In 2011 I pushed myself harder and spent less time in transition. My quads cramped coming off the kayak into the run. Then they burnt like crazy on the bike. I did it tougher than 2010. But my finish time showed a great improvement and I felt very proud of myself.
To all the women out there who love a challenge… give it a go! You can do anything you train for.
(An additional profile was written on Eliza that covers her remarkable medical history in January 2012 that can be read here and Ross Burrage prepared a follow up profile on this amazing woman here - she really is an inspiration to us all when you read this).
Why adventure racing? Because I can.
After paddling for many years I needed a new challenge, I started mountain biking and running, it was great to get out into the bush and learn new skill's.
I saw a flyer in a local bike shop advertising WA's 1st Lorne Adventure Fest. I realised this was perfect opportunity to link my new skills together. It looked like fun and a challenge. Whilst attending the 1st familiarization course I met a group of people from all backgrounds (sporting and life) we soon realised it would be fun if we trained together and learnt from each other. This group stays in touch and still trains together.
Everyone I have met in adventure racing from legends i.e. Richard Usher, Sean O'Neill to the people that struggle to finish, have been as intent on having a great time as they are in racing. There has never been a shortage of friendship and advice (competitors stopping mid race to help you back on the bike if you fall off etc) and who can compare cruising through the bush, to riding along a suburban road ?.
Admittedly sometimes you have to dodge kangaroos or snakes (wombats in Tassie) but that is part of the fun.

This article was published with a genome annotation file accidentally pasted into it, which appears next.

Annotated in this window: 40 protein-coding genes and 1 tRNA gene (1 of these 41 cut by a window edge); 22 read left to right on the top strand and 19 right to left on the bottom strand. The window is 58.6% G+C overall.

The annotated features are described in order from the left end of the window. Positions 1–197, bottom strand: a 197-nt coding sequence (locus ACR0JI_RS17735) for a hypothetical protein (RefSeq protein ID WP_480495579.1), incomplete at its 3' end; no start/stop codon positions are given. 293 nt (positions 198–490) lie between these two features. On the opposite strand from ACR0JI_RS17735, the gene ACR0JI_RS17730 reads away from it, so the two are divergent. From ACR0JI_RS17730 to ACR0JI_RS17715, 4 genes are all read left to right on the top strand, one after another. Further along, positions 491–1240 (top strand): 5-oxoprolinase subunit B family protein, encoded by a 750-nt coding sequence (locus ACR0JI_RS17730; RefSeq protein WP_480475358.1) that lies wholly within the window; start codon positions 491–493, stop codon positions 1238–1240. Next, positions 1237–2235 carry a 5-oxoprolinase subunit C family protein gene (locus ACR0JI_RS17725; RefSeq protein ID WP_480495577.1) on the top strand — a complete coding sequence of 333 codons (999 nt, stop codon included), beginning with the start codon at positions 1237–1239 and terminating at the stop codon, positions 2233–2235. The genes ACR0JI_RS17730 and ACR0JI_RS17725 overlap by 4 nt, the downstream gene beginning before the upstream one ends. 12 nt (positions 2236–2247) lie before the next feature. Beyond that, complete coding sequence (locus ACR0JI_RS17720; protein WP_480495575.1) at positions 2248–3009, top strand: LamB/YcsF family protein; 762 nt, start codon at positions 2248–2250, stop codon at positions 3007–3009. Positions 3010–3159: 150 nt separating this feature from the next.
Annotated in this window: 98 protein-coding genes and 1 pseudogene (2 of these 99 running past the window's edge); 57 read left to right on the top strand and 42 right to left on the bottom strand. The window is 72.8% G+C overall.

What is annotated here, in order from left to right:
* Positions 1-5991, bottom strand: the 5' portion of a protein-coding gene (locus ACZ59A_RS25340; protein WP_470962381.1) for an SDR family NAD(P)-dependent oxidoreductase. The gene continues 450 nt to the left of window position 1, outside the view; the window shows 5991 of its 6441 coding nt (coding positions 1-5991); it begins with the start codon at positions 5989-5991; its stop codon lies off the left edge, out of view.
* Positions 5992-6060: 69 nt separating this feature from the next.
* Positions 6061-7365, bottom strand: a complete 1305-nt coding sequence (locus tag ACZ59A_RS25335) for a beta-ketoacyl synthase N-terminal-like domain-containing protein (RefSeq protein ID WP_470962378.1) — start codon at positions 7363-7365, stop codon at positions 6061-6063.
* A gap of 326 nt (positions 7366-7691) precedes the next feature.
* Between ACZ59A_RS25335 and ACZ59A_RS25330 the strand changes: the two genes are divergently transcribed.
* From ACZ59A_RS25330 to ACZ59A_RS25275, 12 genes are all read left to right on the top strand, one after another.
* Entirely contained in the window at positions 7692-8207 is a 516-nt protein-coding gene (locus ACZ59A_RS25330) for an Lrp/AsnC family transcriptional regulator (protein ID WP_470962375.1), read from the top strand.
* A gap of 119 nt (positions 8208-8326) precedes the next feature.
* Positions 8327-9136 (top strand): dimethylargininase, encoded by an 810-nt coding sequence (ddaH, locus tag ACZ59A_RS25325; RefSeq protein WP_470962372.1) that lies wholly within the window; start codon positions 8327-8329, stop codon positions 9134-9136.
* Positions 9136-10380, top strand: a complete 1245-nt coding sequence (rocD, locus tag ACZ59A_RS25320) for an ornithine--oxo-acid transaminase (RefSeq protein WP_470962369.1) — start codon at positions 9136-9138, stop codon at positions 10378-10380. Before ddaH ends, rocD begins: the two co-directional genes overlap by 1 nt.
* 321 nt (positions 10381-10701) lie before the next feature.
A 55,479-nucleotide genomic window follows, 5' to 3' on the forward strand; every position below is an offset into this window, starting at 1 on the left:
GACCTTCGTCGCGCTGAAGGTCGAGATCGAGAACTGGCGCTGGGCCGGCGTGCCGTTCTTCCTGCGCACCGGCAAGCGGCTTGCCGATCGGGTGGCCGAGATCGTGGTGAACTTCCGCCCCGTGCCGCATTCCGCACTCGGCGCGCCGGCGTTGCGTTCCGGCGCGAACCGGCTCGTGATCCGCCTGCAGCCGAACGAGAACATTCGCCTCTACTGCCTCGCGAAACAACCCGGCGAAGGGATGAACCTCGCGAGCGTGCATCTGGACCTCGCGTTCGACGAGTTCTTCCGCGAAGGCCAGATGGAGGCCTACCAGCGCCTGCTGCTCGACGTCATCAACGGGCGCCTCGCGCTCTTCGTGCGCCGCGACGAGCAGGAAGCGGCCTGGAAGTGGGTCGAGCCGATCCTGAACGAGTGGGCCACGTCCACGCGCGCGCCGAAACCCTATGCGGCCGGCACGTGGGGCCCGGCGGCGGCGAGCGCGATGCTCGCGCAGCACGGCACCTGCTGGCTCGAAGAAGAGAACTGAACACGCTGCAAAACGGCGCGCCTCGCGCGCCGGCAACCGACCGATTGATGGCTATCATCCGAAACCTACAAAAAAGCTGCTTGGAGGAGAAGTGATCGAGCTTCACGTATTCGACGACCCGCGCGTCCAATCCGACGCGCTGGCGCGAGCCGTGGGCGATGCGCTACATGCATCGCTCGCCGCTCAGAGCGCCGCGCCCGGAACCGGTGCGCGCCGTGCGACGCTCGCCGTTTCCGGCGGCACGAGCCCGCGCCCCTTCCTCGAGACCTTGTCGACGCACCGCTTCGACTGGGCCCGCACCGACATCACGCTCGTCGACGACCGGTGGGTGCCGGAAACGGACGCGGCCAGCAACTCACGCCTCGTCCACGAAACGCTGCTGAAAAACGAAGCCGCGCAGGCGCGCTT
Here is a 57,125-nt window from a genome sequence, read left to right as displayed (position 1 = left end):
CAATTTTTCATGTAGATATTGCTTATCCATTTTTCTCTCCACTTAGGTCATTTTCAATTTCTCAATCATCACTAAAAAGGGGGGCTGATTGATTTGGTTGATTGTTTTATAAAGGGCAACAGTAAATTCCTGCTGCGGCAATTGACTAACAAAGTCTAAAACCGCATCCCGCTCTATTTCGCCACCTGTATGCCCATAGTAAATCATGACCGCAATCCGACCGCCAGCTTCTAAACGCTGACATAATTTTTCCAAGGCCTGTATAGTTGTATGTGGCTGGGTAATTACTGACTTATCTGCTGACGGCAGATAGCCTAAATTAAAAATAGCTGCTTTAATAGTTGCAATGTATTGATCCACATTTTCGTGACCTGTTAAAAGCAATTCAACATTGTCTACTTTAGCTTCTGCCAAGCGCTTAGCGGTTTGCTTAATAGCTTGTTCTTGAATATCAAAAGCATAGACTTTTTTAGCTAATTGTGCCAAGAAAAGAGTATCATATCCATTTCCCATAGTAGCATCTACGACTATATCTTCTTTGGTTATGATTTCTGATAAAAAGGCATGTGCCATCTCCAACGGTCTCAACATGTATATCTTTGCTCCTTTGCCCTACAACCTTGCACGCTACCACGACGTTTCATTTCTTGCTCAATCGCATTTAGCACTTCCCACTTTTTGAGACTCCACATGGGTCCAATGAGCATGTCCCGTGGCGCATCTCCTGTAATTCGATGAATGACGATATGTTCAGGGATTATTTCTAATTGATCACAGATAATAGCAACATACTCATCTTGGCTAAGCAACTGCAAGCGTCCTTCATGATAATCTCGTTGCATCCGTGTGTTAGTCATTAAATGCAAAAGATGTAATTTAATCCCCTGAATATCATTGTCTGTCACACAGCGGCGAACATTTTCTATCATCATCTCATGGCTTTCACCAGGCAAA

One briefing comes to mind when a race official said "we have moved the river crossing section on the MTB leg 200m upstream because there have been salties(crocs) seen at the usual crossing, and to watch out for the Cassowaries as they have chicks and may attack if you get too close.
With adventure racing you do not have manicured courses with the obvious path to follow, but that is part challenge. It is not uncommon to see fast but inattentive competitors heading back from a wrong turn. The race directors love throwing little challenges at you, like jumping into the ocean during a run leg, and other tricks they can think off to keep you guessing.
These are events that involve all of your senses, you cannot switch off and just go through the paces.
Because of the different terrain it evens out the disparities between entrants, competitors may have to help each other through a tricky section, this sort of competitor/camaraderie is not found in many other events.
There are many social and serious training groups along with experienced coaches who run courses and set training programs.
I cannot imagine a better way to have fun, see great places, and meet interesting people. If you like a challenge this is something you must try. Age and experience are no barrier just get out there and have a go.
“I come from a triathlon background, but swapped over to adventure racing about 2 ½ years ago. Once I tried adventure racing, I realised how much more fun being in the bush was and that you get to see so many amazing places.
I hope that by being a part of this female ambassador program, I can do my part to grow the number of females in the sport. My own positive experience is a great example of just how much adventure racing offers and I believe that virtually anyone can make the transition.
As an Ambassador my aim is to give some guidance, good training tools and relevant insights that will encourage women of all ages to give our racing a go. I guarantee that once you have completed your first adventure race you will be hooked. I certainly was !
Remember, anything is possible if you have the will and in adventure racing the personal rewards of achievement are very special.”